I know, I know – blog posts that say things like “I intend to update more frequently” are usually a death-knell for any future updates. I hope to avoid that; I just migrated this blog to a new hosting service. But in order to combat the forces of vocational awe (Ettarh, 2018 (and earlier)), I also wanted to give some info on why I slowly stopped blogging in 2016 and 2017.
Until recently, I’d’ve told you that it was just that I got too busy with work. But until recently I didn’t realize how sick I’d been. “Sick” is a bit of a weird word for it, because I wasn’t dealing with a disease or injury or an infection or anything. I’ve had fibroids for years, and they had been giving me increasingly heavy periods, and by fall of 2017 they started literally interfering with daily life. So I did a minimally invasive procedure that winter to treat them, with some benefit, but things just got worse again. Then I had a hysterectomy last summer, and immediately felt a lot better. In fact, I thought I felt all the way better by early fall. But round about January, something just clicked, and the only way I can describe it is feeling like my brain came back online.
I’ve mentioned this to co-workers, in the process of apologizing for dropping so many of the balls I was trying to juggle, work-wise, in the last few years. (I’m a realist: I’m still gonna drop balls – my back-online brain is still pretty poor at lots of executive functions.) But according to most of those folks, it wasn’t obvious to them I was offline. Heck, it wasn’t obvious to me until the magic moments of a few months ago, when I suddenly could do stuff like -remember things- and -complete more than three complex tasks in a day-. (I am pretty sure that most of my brain/energy dysfunction was iron depletion, but because my hemoglobin levels never dropped below normal range, we didn’t discover my ferritin levels were very low until way late in this whole game. There was also a lot of physical dysfunction, mostly in terms of core muscle function, that I didn’t really realize until it started feeling better, but that was pretty fine by September.)
I did plenty of work during my out-of-it time (some of it even good), but it was slow and slogging. Getting stuff done at work -inevitably- meant not getting stuff done at home. I stopped cooking for myself, I lost clothes in the laundry (I have machines in my basement – I just couldn’t keep track of loads.) I had less and less energy for protest and political work (though I did keep doing that – it was just always a tradeoff with work and home function.) I stopped doing as much socially, stopped biking as much, lost track of a lot of craft projects I wanted to do but couldn’t sustain attention for. I was under a lot of pressure at work, often communicated in those weird indirect ways that library folks communicate, to step it up on things like tangential newsletter communications, when I was barely able to stay on top of my (heavily increasing throughout this period) consultation requests and project work. I definitely felt guilty for not doing as much work as I “knew” I could do, including for just not ever getting around to blogging.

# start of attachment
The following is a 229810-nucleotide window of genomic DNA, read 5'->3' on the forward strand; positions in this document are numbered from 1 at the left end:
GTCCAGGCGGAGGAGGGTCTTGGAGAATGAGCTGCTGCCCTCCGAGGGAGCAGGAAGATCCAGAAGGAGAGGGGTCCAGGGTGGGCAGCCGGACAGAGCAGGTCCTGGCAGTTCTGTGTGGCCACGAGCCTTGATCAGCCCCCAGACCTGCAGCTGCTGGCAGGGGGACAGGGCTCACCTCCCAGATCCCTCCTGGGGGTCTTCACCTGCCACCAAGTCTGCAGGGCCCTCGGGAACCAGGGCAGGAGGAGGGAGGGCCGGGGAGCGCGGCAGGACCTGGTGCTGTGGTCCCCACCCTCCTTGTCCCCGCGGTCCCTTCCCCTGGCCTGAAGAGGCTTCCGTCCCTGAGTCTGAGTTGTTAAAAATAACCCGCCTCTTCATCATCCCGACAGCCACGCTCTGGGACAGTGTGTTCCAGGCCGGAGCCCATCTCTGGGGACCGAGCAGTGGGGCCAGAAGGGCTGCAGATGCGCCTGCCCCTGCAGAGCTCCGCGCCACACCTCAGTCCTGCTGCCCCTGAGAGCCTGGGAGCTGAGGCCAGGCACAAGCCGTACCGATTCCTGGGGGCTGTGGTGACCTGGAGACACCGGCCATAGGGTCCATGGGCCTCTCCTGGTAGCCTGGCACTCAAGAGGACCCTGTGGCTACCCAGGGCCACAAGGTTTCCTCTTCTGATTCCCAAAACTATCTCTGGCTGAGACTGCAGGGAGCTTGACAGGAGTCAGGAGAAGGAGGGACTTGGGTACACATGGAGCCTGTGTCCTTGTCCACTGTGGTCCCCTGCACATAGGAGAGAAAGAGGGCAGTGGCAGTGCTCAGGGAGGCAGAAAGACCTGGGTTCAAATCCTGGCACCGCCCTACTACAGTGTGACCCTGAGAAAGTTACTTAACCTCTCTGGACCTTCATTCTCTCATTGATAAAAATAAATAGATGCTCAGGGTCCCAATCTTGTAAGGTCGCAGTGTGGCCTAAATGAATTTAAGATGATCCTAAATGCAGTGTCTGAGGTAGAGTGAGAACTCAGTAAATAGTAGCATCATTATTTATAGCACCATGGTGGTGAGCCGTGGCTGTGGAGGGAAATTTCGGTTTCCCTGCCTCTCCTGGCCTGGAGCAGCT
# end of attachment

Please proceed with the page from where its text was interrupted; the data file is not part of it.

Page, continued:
But I was totally wrong about how much work I could do! And there was no way to know that until I felt better. Even “tired” doesn’t really describe the difference between how I felt then and how I feel now. And heck, everyone is tired!
There are so many things that affect our lives, and the lives of others, that we may not know. And work and “productivity” are so very much not the most important things in life. The current pandemic is driving that home for a lot of people, and how much we can and should still do more to value our own lives (not our work) and the lives of others (not their work) more highly.
I may write more here in the future. As always I have lots of thoughts, and my brain seems to finally have the cycles to want to express them a bit more. But political action, and gardening, and even just sitting on a chair with my cat are also pretty important. So maybe not.